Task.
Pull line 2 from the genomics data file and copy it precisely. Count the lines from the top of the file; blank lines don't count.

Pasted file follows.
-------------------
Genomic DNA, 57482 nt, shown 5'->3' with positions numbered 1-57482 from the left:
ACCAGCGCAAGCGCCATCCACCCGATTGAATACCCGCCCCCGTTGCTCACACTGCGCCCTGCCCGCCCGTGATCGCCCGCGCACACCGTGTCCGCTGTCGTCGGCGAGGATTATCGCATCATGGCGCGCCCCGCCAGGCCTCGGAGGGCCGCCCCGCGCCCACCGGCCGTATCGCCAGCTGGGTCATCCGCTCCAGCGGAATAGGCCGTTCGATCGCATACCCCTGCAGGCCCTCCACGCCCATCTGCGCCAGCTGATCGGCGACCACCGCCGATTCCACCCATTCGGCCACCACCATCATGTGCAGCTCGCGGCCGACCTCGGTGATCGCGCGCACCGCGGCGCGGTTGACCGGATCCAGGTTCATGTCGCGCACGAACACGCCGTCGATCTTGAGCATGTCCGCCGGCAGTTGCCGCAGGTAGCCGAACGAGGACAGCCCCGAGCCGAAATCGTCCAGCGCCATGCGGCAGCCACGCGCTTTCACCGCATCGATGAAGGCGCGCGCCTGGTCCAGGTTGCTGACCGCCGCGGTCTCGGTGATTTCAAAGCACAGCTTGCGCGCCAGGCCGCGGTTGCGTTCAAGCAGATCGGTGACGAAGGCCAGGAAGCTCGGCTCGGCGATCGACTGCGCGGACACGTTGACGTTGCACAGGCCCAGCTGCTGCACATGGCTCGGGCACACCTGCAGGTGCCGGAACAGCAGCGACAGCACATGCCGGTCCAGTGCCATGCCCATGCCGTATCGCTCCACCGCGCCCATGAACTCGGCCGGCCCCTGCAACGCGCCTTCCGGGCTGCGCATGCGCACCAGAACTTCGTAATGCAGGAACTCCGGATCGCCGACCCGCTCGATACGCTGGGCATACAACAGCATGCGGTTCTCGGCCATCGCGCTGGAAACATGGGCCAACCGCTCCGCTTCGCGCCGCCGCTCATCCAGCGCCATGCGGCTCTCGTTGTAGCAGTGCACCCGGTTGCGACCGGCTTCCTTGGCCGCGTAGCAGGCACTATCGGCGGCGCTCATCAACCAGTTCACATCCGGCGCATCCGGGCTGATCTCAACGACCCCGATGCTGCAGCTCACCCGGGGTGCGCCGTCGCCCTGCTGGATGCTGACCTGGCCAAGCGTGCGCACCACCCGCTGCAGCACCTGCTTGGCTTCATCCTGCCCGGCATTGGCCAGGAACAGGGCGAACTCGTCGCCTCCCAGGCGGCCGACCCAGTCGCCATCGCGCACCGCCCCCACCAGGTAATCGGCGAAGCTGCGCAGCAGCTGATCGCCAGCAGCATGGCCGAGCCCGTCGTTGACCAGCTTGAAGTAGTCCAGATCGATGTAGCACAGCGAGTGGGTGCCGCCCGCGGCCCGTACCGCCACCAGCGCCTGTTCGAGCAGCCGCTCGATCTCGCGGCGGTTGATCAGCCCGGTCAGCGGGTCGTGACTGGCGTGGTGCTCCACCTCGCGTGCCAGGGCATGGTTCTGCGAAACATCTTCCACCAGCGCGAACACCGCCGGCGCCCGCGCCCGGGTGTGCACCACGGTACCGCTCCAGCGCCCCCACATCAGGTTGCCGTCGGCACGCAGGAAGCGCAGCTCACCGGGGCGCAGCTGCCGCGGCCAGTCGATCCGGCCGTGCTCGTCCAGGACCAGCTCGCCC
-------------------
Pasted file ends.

ACCAGCGCAAGCGCCATCCACCCGATTGAATACCCGCCCCCGTTGCTCACACTGCGCCCTGCCCGCCCGTGATCGCCCGCGCACACCGTGTCCGCTGTCGTCGGCGAGGATTATCGCATCATGGCGCGCCCCGCCAGGCCTCGGAGGGCCGCCCCGCGCCCACCGGCCGTATCGCCAGCTGGGTCATCCGCTCCAGCGGAATAGGCCGTTCGATCGCATACCCCTGCAGGCCCTCCACGCCCATCTGCGCCAGCTGATCGGCGACCACCGCCGATTCCACCCATTCGGCCACCACCATCATGTGCAGCTCGCGGCCGACCTCGGTGATCGCGCGCACCGCGGCGCGGTTGACCGGATCCAGGTTCATGTCGCGCACGAACACGCCGTCGATCTTGAGCATGTCCGCCGGCAGTTGCCGCAGGTAGCCGAACGAGGACAGCCCCGAGCCGAAATCGTCCAGCGCCATGCGGCAGCCACGCGCTTTCACCGCATCGATGAAGGCGCGCGCCTGGTCCAGGTTGCTGACCGCCGCGGTCTCGGTGATTTCAAAGCACAGCTTGCGCGCCAGGCCGCGGTTGCGTTCAAGCAGATCGGTGACGAAGGCCAGGAAGCTCGGCTCGGCGATCGACTGCGCGGACACGTTGACGTTGCACAGGCCCAGCTGCTGCACATGGCTCGGGCACACCTGCAGGTGCCGGAACAGCAGCGACAGCACATGCCGGTCCAGTGCCATGCCCATGCCGTATCGCTCCACCGCGCCCATGAACTCGGCCGGCCCCTGCAACGCGCCTTCCGGGCTGCGCATGCGCACCAGAACTTCGTAATGCAGGAACTCCGGATCGCCGACCCGCTCGATACGCTGGGCATACAACAGCATGCGGTTCTCGGCCATCGCGCTGGAAACATGGGCCAACCGCTCCGCTTCGCGCCGCCGCTCATCCAGCGCCATGCGGCTCTCGTTGTAGCAGTGCACCCGGTTGCGACCGGCTTCCTTGGCCGCGTAGCAGGCACTATCGGCGGCGCTCATCAACCAGTTCACATCCGGCGCATCCGGGCTGATCTCAACGACCCCGATGCTGCAGCTCACCCGGGGTGCGCCGTCGCCCTGCTGGATGCTGACCTGGCCAAGCGTGCGCACCACCCGCTGCAGCACCTGCTTGGCTTCATCCTGCCCGGCATTGGCCAGGAACAGGGCGAACTCGTCGCCTCCCAGGCGGCCGACCCAGTCGCCATCGCGCACCGCCCCCACCAGGTAATCGGCGAAGCTGCGCAGCAGCTGATCGCCAGCAGCATGGCCGAGCCCGTCGTTGACCAGCTTGAAGTAGTCCAGATCGATGTAGCACAGCGAGTGGGTGCCGCCCGCGGCCCGTACCGCCACCAGCGCCTGTTCGAGCAGCCGCTCGATCTCGCGGCGGTTGATCAGCCCGGTCAGCGGGTCGTGACTGGCGTGGTGCTCCACCTCGCGTGCCAGGGCATGGTTCTGCGAAACATCTTCCACCAGCGCGAACACCGCCGGCGCCCGCGCCCGGGTGTGCACCACGGTACCGCTCCAGCGCCCCCACATCAGGTTGCCGTCGGCACGCAGGAAGCGCAGCTCACCGGGGCGCAGCTGCCGCGGCCAGTCGATCCGGCCGTGCTCGTCCAGGACCAGCTCGCCC